That Superior Army
Robert L. Dabney informs us that the payment of cash bounties to recruit soldiers cost the Northern people $490 million from May 1863 to April 1865. The end of the war left New York State with a bounty debt of $26 million and the city of Philadelphia alone owed $44 million for mercenaries hired to fight the American South. The Southern soldiers got paid with near worthless money, most often walked barefoot, and existed on parched corn and whatever the enemy left behind after being routed. 
Bernhard Thuersam, Director
Cape Fear Historical Institute  
That Superior Army
“Our men in the field do not lack food, or clothing, or money, but they do lack noble watchwords and inspiring ideas, such as are worth fighting and dying for. The Southern soldier has what at least serves him as such; for he believes that he fights in defense of country, home, and rights; and he strikes vehemently, and with a will.
Our men, alas! have no such ideas. The Union is to most of them an abstraction, and not an inspiring watchword. The sad truth should be known – that our army has no conscious, noble purpose; and our soldiers generally have not much stomach for fight.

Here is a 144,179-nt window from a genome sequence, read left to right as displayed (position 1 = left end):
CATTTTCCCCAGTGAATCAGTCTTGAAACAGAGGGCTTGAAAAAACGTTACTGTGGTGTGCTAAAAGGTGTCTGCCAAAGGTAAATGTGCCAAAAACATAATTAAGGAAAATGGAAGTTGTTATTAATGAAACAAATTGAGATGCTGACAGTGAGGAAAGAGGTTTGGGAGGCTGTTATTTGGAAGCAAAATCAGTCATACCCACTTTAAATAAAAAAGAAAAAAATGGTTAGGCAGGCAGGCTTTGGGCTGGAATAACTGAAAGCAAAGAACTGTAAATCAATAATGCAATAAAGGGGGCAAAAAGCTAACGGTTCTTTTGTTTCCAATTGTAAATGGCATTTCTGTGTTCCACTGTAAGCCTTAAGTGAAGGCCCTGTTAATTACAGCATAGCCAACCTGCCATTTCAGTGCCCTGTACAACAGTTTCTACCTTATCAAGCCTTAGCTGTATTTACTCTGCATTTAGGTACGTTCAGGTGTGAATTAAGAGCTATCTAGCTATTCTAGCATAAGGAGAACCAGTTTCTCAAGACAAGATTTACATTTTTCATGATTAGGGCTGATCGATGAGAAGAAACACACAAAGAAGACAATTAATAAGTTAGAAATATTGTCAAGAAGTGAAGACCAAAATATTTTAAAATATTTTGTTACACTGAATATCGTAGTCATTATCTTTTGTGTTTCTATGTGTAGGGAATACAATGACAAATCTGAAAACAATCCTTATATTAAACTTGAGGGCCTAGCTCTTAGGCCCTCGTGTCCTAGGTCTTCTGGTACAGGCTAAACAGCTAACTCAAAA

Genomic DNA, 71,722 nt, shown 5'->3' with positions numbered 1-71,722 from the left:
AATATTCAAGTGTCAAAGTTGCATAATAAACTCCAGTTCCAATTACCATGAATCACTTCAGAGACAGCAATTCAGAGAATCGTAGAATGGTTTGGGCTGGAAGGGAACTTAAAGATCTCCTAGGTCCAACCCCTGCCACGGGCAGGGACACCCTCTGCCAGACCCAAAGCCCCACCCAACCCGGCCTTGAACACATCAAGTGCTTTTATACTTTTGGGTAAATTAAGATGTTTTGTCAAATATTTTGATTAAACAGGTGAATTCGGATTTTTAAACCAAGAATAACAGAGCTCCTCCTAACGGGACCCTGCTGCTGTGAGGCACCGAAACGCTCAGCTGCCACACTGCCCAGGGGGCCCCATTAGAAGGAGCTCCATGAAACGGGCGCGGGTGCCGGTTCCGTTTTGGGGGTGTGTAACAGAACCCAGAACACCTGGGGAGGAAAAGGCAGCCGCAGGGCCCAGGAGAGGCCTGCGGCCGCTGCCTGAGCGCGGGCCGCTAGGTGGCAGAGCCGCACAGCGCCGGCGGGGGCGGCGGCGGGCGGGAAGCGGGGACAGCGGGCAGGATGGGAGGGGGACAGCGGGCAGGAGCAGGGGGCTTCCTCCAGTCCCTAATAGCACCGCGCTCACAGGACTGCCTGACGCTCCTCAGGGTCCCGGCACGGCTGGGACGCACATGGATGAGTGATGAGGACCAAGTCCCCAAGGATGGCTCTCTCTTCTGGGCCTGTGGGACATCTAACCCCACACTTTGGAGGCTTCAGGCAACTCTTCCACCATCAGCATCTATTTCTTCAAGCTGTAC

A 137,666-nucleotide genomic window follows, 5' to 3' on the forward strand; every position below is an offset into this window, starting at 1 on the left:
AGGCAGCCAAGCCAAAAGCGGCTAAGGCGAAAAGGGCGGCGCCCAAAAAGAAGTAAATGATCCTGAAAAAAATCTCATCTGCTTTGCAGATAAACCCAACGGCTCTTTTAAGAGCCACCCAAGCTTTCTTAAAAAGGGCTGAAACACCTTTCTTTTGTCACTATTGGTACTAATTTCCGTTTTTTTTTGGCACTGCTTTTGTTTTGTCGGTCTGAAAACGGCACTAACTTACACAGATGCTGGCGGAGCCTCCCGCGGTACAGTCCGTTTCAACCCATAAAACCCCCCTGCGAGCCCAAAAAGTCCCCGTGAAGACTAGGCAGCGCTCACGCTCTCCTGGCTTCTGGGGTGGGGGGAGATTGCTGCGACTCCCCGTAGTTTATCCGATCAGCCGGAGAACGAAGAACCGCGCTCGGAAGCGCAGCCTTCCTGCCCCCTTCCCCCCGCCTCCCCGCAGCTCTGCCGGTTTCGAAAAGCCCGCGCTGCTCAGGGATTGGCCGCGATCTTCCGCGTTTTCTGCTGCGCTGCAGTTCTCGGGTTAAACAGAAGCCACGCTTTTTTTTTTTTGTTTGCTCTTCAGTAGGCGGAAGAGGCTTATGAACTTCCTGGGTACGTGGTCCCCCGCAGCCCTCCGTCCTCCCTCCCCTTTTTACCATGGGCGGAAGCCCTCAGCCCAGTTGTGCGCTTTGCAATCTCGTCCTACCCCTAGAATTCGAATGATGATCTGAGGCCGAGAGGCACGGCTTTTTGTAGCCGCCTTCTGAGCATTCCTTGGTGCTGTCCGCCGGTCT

Look at the opposing armies and you will see two striking truths. First, the Northern men are superior in numbers, virtue, intelligence, bodily strength, and real pluck; and yet on the whole they have been outgeneraled and badly beaten. Second, the Northern army is better equipped, better clad, fed and lodged; and is in a far more comfortable condition, not only than the Southern army, but any other in the world; and yet, if the pay were stopped in both, the Northern army would probably mutiny at once, or crumble rapidly; while the Southern army would probably hold together for a long time, in some shape, if their cause seemed to demand it.
The animating spirit of the Southern soldier is rather moral than pecuniary; of the Northern soldier it is rather pecuniary than moral.”
(Gen. Samuel Howe, US Army, February 20, 1862, Confederate Veteran Magazine, July, 1930, page 251)